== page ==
Who are the sources that talk about issues involving the PR?

Regarding the texts that cover the Presidency of the Republic, more than 80%of the citations are from people who talk to journalists (see Table 2). In this group, women tend to be silent (only 9.7%). Also, not many documents are used. These make up only 5.8%and are divided into those citing official sources, documents and communiqués. The media and digital platforms add up to 6.4%. The central source of information is the President who appears, in many texts, either alone or alongside male rulers or deputies. Hence, men are the predominant information source.

 

 

News stories across the country reporting on the work of the President of the Republic between March 2016 and March 2018 reveal a tendency to decentralise the action of Marcelo Rebelo de Sousa. Whilst the Greater Lisbon area accounts for almost half of the published articles (45.1%), matters extending across the country as a whole (e.g. a veto or a statement from Belém) account for only 21.5%.  This occurs despite the following facts: the President often visited the North of the country(7.5%); his presence was constant in the Centre region of the country after the summer fires of 2017 (6.2%); the President went to the Portuguese Islands several times (3.1%), travelled to the Alentejo (1.3%) and visited the Algarve (0.5%) a few times. He was also a President who travelled abroad several times (14.9%). By making the Centre a nomadic place, this President added some diversity to the news, instead of events. However, this feature is not mirrored in the sources mentioned. There is a somewhat excessive concentration on national sources in the country (77.2%) because the newsworthiness hegemonically anchors the figure of the President. There is also considerable visibility of sources in the Lisbon region (8.1%). This means that only 8.2%of the sources are scattered throughout the rest of the country and 6.5% from abroad. Therefore, there is no geographical pluralism in the voices that speak about the President. This is an important tendency to be observed in this contribution, revealing a Lisbon-centred newsmaking process.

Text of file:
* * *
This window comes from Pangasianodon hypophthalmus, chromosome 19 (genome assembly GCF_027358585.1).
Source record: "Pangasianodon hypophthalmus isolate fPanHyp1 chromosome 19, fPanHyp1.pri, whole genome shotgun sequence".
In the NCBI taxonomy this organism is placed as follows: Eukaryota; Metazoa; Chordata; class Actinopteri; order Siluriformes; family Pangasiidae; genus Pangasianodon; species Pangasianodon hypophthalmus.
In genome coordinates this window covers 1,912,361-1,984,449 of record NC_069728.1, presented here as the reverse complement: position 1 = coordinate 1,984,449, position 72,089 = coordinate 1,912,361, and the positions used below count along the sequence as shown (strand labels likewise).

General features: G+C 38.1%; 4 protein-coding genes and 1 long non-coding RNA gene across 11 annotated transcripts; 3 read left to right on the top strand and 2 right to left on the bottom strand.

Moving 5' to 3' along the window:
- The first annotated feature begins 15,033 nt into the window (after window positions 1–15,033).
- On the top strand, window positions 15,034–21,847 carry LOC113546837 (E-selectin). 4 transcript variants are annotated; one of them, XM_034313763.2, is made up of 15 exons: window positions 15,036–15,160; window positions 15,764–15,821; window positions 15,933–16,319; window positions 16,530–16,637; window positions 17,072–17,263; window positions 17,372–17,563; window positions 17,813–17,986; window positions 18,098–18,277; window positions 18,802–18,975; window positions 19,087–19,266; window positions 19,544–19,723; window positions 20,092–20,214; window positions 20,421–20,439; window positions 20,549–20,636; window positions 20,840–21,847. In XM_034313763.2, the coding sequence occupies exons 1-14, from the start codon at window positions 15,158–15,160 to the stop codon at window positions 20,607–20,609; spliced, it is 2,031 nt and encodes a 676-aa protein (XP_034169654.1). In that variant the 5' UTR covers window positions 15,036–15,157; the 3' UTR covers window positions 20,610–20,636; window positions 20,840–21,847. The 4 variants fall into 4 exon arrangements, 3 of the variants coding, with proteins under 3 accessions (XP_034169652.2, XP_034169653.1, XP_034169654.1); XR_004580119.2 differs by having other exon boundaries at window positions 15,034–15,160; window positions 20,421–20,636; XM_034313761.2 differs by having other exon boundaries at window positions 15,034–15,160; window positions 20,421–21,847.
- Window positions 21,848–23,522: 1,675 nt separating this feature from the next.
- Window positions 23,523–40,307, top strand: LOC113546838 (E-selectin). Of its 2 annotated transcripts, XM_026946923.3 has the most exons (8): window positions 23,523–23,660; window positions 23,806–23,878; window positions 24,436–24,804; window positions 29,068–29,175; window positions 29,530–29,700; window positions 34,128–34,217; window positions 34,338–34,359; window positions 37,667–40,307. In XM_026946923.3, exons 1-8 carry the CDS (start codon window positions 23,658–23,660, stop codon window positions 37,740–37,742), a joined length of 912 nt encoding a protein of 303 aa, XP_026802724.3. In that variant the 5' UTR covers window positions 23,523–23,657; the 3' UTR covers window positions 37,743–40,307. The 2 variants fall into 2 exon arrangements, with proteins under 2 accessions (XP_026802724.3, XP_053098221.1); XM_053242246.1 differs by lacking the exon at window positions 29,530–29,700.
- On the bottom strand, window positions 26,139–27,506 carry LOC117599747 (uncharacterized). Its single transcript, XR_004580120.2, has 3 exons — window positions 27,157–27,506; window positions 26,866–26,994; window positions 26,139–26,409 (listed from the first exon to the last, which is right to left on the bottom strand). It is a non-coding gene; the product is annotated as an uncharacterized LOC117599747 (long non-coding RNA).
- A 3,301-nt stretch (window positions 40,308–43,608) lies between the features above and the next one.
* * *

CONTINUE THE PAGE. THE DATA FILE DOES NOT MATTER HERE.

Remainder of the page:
What do the sources reveal about the issues involving the President?

Since the President of the Republic is the primary source of information, and often the only one mentioned in the news stories, it is logical to assume the predominance of official sources, especially the ones that focus specifically on the PR. In addition to this, the group emphasises rulers and deputies. In the set of quotes, the parties that speak mainly through their President also gain prominence. This means a clear hegemony of political sources. Outside this field, there are few subjects centred on the Presidency of the Portuguese Republic. This is despite Marcelo Rebelo de Sousa appearing in public with a discourse of proximity to the Portuguese and gestures of affection towards those with whom he interacts in his political action.

The 8.8%of citations collected by members of the Government (see Table 3) is not substantial but given the percentage distribution of the sources present in the articles that speak of the President they are still relevant. Significant is the presence of the Members of Parliament in this news space that surpasses that which the Government presents: 7.1%. Parliamentarians are approaching the voice of the rulers, and this is also due to the fact that the 21st  Constitutional Government is a minority and counts on parliamentary support of the three parties to the left, not always aligned with each other, which creates some tension in all parliamentary benches/seats. Since the presidents of the parties are also Members of Parliament, in some cases there may be too fluid a border regarding the position in which they speak. However, it is almost always possible to distinguish between both functions. Looking at Table 3, we find a reasonable percentage of parties speaking about matters involving the Presidency, as well as presidents who have access to the media.